Tahltan to cast votes on mine deal

Members of the Tahltan Nation vote next month on a comprehensive agreement arising from the Red Chris copper and gold mine

  • Mar. 18, 2015 7:00 p.m.

Members of the Tahltan Nation are to vote next month on a comprehensive agreement providing employment and other economic benefits arising from the Red Chris copper and gold mine located on their traditional territory.

The balloting, from April 16-18 to be conducted in person, by phone or online, follows a series of community meetings held close to the mine’s location in Dease Lake and Iskut north on Hwy37 North and in Terrace and elsewhere.

Details of the proposed agreement, resulting from a prolonged period of negotiations, are being kept confidential, said Steve Robertson, a vice-president with mine owner Imperial Metals.

“It includes consideration for jobs, training, education, contracting opportunities and revenue sharing,” he said.

The proposed deal, which Robertson is calling an impacts benefit agreement, is being referred to by the Tahltan Central Council, the overall governing body of the Tahltan, as a co-management agreement.

Approval by the Tahltan would continue a series of similar agreements with companies who have operations within Tahltan traditional territory.

That list includes Calgary energy company AltaGas which spent $1 billion on three run-of-river hydroelectric projects along the Iskut River.

Power from those projects flows into BC Hydro’s Northwest Transmission Line.

The Tahltan also voted in favour of a benefits agreement tied to the power line crossing into Tahltan traditional territory.

The benefits agreement aside, the Tahltan still need to approve of the copper and gold mine’s tailings facility before the provincial government will issue Imperial a final permit paving the way for full production.

Earlier this year, the province gave Imperial a temporary permit allowing it to begin processing ore as a test of the mine’s facilities.

Imperial then began trucking out concentrate bearing copper and gold to the port at Stewart for eventual transport.

“It’s a real watershed moment for us. It’s been a very long road to production at Red Chris and we are already there,” said Steve Robertson of the first gold and copper shipments.

“We continue to work very closely with the Tahltan regarding this permit and plan to have community meetings in the Tahltan community sometime in April,” said Robertson.

“This will allow us to address details of our application with the Tahltan people and their consultants in advance of the issuance of the final Environment Management Act permit,” he said.

Some members of the Tahltan community have for years expressed worries about the environmental impact of the mine which has a capital cost of $643 million.

Those worries at times grew into a roadblock of the mine mounted by Tahltan and others.

One happened last summer after the failure of the tailings pond at another Imperial copper mine, Mount Polley in the Cariboo.

Imperial then agreed to pay for a tailings pond design review by a company chosen by the Tahltan Central Council.

Despite the review finding the soil quality under the Red Chris tailings facility to be a potential issue, the ministry of the environment said it is a far cry from Mount Polley where the underlying composition of its tailings pond was a factor in its failing.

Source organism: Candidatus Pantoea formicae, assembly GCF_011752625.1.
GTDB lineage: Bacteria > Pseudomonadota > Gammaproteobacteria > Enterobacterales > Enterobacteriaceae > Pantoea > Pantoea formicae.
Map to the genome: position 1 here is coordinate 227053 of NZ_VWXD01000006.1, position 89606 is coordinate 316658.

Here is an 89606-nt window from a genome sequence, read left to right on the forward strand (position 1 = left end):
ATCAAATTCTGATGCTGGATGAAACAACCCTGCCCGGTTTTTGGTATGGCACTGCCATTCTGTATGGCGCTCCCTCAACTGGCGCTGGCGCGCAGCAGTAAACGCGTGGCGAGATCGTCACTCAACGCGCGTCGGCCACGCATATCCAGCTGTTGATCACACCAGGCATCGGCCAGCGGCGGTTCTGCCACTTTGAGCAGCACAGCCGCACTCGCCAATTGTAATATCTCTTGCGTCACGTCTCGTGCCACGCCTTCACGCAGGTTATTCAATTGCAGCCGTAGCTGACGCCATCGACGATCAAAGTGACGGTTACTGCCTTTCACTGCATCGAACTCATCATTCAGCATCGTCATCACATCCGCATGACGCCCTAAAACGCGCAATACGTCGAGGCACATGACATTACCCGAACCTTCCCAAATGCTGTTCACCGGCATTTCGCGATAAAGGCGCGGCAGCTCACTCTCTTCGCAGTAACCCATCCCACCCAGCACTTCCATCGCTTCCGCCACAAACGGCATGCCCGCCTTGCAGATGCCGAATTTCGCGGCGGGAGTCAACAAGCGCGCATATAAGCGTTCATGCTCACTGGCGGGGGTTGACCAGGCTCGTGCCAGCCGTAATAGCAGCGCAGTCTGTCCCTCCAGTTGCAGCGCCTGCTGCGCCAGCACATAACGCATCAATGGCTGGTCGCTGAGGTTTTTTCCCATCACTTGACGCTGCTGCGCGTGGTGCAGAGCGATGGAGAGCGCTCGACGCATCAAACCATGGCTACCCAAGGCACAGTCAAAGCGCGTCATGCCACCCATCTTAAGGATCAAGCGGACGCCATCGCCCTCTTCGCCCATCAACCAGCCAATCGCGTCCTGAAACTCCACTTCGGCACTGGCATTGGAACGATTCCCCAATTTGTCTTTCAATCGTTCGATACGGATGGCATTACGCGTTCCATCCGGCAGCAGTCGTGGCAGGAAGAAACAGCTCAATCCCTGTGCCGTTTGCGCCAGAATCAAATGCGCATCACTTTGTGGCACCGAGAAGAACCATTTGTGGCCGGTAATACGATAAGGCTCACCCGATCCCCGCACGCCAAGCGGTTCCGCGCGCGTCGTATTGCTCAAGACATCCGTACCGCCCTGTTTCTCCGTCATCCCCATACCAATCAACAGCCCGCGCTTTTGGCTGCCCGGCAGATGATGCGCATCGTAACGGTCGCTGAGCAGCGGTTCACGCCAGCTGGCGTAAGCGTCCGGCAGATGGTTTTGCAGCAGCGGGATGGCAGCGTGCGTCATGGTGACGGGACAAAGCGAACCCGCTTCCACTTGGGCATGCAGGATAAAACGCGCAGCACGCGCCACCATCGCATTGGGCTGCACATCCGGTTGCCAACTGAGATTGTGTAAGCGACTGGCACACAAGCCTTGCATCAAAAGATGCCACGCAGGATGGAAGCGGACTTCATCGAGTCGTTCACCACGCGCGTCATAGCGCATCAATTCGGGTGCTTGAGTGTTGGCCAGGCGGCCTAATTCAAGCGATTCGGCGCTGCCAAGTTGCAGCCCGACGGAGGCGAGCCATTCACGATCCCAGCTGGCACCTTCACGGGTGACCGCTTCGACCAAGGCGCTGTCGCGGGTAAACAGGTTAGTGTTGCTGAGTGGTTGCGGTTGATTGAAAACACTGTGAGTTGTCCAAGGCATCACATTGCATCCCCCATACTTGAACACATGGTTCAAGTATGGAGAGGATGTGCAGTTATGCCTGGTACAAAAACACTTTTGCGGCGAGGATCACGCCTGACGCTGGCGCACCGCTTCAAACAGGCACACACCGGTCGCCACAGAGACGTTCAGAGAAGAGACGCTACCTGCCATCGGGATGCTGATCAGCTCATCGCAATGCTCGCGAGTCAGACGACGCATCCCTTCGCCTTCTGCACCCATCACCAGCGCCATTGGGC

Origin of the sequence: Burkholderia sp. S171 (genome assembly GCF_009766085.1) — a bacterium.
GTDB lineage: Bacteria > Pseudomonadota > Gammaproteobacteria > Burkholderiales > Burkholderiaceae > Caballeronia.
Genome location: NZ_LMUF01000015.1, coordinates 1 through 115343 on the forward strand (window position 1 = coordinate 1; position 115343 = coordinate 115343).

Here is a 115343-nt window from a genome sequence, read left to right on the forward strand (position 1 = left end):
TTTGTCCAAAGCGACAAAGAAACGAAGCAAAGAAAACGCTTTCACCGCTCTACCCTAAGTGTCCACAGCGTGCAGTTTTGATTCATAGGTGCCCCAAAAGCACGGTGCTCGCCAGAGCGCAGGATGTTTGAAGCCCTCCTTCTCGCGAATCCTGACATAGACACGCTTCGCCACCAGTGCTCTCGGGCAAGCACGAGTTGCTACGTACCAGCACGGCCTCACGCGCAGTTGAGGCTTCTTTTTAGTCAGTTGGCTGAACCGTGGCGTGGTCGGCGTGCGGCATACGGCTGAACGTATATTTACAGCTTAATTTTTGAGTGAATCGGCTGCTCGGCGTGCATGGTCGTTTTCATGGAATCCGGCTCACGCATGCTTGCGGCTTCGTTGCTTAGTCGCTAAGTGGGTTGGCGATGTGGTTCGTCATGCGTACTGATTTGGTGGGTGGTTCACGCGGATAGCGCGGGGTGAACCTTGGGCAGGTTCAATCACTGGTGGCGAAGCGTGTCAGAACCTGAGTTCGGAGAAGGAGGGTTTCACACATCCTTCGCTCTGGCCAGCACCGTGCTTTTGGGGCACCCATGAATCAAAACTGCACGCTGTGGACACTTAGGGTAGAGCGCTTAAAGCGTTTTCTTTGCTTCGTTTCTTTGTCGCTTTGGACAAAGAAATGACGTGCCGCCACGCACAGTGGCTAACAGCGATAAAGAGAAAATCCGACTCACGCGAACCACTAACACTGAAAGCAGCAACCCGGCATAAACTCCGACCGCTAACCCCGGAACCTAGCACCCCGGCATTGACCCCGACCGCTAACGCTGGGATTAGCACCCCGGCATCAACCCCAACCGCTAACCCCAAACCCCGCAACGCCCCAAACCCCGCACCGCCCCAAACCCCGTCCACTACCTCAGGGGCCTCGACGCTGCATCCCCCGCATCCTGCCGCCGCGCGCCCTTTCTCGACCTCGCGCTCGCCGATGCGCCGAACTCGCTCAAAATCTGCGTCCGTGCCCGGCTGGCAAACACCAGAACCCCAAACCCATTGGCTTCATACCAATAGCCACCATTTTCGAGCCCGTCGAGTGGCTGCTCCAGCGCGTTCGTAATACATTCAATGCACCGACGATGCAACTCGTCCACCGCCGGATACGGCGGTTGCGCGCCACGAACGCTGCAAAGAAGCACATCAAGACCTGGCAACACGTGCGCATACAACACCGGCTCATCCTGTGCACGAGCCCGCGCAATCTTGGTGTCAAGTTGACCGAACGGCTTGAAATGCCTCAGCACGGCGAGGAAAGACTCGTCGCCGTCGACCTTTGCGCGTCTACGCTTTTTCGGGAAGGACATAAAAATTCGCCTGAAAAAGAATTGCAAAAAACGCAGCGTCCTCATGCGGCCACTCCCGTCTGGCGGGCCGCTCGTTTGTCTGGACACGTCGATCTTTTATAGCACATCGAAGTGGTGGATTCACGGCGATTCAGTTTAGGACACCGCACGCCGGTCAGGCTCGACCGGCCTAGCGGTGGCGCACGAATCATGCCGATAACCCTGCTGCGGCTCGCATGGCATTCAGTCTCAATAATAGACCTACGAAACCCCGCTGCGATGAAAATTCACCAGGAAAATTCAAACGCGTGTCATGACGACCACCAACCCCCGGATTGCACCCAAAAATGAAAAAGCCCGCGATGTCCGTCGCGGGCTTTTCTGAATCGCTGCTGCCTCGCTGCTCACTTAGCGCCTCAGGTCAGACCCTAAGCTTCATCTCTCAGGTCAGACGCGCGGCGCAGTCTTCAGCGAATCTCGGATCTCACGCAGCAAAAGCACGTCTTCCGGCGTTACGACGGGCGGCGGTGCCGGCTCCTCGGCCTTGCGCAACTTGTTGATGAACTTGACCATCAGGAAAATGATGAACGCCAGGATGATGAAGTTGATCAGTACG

“The overall design and location of the Red Chris tailings storage facility is quite different than the Mount Polley tailings storage facility,” said mines ministry official David Haslam.

“Red Chris has no lacustrine clay layer in the foundation and will be required to discharge from the tailings storage facility on  an annual basis.”

At Mount Polley, the tailings pond was regularly built up to hold more discharge.

“It was determined by the Independent Expert Panel’s investigation that the tailings dam failed at Mount Polley because the strength and location of a layer of clay underneath the dam was not taken into account in its original design,” said Haslam.


Just Posted

Terrace & District Chamber of Commerce celebrates big win for LNG

Federal government moves on recommendation to provide relief on steel duties

Terrace resolutions on liquor tax, childcare to be presented at UBCM

City of Terrace agenda takes aim at provincial ‘downloading’

All Nations Driving Academy gets $360K boost from province

Terrace-based driving school bridges gap in services for remote northwest B.C. communities

Skeena Watershed reopened for recreational pink and coho

Four sections and tributaries remain closed

Skeena Voices | Happy campers

Arizona couple celebrates 20 years of summer camping on Ferry Island

QUIZ: How much do you remember about Woodstock?

Weekend music festival in Bethel, New York, was held 50 years ago

U16 B.C. fastpitch team named national champs

Girls went undefeated at national tournament in Calgary

Advocates ‘internationalize’ the fight to free Raif Badawi from Saudi prison

Raif Badawi was arrested on June 17, 2012, and was later sentenced to 1,000 lashes and 10 years in jail for his online criticism of Saudi clerics

Canadian entrepreneurs turning beer byproduct into bread, cookies and profits

Some breweries turn to entrepreneurs looking to turn spent grain into treats for people and their pets

Canada ‘disappointed’ terror suspect’s British citizenship revoked

Jack Letts, who was dubbed “Jihadi Jack” by the U.K. media, has been detained in a Kurdish prison for about two years

Chrystia Freeland condemns violence in Hong Kong, backs right to peaceful assembly

There have been months of protests in the semi-autonomous region

Most Read